Whether it’s the technical prowess of the team, or Lubin’s own formidable experience in the world of ethereum, it’s safe to say that ConsenSys has now become a magnet of sorts when it comes to attracting talent, and this is despite the fact that they didn’t recruit for a long time. “We literally had people show up in our office and say they loved what we are doing; lot of people joined us in such a way,” says Lubin. “As blockchain developers in legacy organizations, it can get a bit frustrating, so we are getting access to such people, as we started recruiting recently,” he says. According to a recent Quartz report, three executives, (from BNY Mellon, Deutsche Bank, and PWC) undertaking blockchain work at their respective firms, are now either directly employed at ConsenSys, or will work on their own projects with ConsenSys funding. “As we scale, we are hiring the best and the brightest experts in entrepreneurship, finance, enterprise delivery, cryptography, blockchain development, game theory, and more from all over the world. Our only bottleneck is the supply of experts in blockchain compared to the much higher demand, in all parts of our business, which is why we started the educational hub ConsenSys Academy.”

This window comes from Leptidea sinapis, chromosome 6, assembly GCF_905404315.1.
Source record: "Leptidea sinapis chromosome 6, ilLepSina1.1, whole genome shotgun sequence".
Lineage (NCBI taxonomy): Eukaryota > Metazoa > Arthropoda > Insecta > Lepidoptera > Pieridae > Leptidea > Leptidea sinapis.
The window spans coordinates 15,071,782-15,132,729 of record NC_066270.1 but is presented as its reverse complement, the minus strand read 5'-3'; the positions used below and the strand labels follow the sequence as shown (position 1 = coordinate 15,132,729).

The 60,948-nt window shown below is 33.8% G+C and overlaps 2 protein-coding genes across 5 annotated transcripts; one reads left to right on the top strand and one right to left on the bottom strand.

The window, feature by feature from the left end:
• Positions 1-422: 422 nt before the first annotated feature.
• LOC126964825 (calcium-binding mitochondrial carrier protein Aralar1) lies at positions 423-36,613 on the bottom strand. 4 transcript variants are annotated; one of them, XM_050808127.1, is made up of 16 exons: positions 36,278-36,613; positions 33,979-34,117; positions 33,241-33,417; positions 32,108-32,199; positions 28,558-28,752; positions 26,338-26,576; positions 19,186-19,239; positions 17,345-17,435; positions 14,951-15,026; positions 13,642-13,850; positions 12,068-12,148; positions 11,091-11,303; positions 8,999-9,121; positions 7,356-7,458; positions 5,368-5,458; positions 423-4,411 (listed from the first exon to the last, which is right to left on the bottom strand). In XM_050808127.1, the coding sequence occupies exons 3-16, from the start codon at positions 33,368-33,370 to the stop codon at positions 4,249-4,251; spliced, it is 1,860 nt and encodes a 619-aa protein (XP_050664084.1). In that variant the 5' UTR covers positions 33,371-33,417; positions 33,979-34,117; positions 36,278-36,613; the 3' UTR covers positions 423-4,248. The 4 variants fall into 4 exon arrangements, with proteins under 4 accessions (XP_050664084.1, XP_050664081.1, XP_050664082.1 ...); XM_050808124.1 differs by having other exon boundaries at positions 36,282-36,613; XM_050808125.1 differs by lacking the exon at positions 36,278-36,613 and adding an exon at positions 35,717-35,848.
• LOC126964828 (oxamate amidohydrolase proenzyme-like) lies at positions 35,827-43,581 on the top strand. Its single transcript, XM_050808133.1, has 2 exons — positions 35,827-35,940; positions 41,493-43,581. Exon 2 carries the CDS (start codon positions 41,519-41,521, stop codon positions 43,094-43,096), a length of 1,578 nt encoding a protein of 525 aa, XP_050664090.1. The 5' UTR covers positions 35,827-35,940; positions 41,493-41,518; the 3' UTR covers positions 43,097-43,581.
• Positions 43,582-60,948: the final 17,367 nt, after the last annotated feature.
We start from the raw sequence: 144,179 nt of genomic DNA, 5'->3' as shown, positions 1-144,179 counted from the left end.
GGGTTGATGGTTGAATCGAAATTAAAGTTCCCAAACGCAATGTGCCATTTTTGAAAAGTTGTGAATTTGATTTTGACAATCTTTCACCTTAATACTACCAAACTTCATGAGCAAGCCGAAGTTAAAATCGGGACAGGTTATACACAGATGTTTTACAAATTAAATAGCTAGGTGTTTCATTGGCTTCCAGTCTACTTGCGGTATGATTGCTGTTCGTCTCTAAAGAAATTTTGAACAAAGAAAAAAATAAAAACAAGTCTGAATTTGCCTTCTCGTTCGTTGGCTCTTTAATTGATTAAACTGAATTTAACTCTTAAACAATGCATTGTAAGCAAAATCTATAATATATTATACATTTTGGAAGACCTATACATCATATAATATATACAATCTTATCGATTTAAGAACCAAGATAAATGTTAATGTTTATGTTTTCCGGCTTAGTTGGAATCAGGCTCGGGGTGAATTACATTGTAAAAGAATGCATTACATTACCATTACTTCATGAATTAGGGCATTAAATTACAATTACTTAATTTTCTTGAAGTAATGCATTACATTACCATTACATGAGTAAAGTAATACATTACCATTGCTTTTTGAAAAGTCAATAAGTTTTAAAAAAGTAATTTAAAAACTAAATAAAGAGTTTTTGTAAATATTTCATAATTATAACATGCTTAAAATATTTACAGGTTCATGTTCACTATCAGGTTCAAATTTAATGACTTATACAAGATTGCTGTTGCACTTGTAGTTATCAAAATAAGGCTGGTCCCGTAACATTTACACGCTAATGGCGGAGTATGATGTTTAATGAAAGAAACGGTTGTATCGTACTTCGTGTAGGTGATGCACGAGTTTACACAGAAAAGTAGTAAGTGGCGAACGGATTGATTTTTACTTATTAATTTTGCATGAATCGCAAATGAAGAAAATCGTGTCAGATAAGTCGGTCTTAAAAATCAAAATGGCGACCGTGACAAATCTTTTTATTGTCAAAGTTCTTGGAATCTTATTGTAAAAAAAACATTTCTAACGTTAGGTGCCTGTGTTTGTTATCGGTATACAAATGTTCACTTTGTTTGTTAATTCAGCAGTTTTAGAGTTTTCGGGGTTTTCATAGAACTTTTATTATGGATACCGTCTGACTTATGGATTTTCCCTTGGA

As ConsenSys strives to promote the potential of decentralizing technologies by building developer tools and solutions for governments and enterprises, it’s likely that Dubai, as a city with access to tap this knowledge, will also inch closer to its blockchain goals. Lubin shares the sentiment. “From what we’ve seen, it’s a very exciting time for a technologist to be here. It’s kind of astonishing how focused [UAE is], compared to the rest of the world on being cutting-edge, and [how it] has a strong focus on creating a context in which the population can be better served and happier,” he says.

“For a [blockchain] entrepreneur, especially developers, it’s going to be a once-in-a-lifetime situation, where the kind of growth we’d see is going to create a shocking amount of value,” he says, to entrepreneurs fascinated by the mysterious growing tech, urging them to reach out to ConsenSys for “developer tools, resources, and funding [you] need to build decentralized applications that will transform the world’s economic, social and political systems.” In fact, ethereum advocates envision the creation of an Internet 2.0 that hosts “decentralized app stores,” where anyone can publish their Dapps that connect users and providers directly. And given Lubin’s sentiment, it does make one feel that the day is not far when we move on from saying “there’s an app for that” to “there’s a DApp for that” for all that we need to doit’s only a matter of time.

Related: Dubai Smart Government's Wesam Lootah On Leveraging Blockchain's Potential In The UAE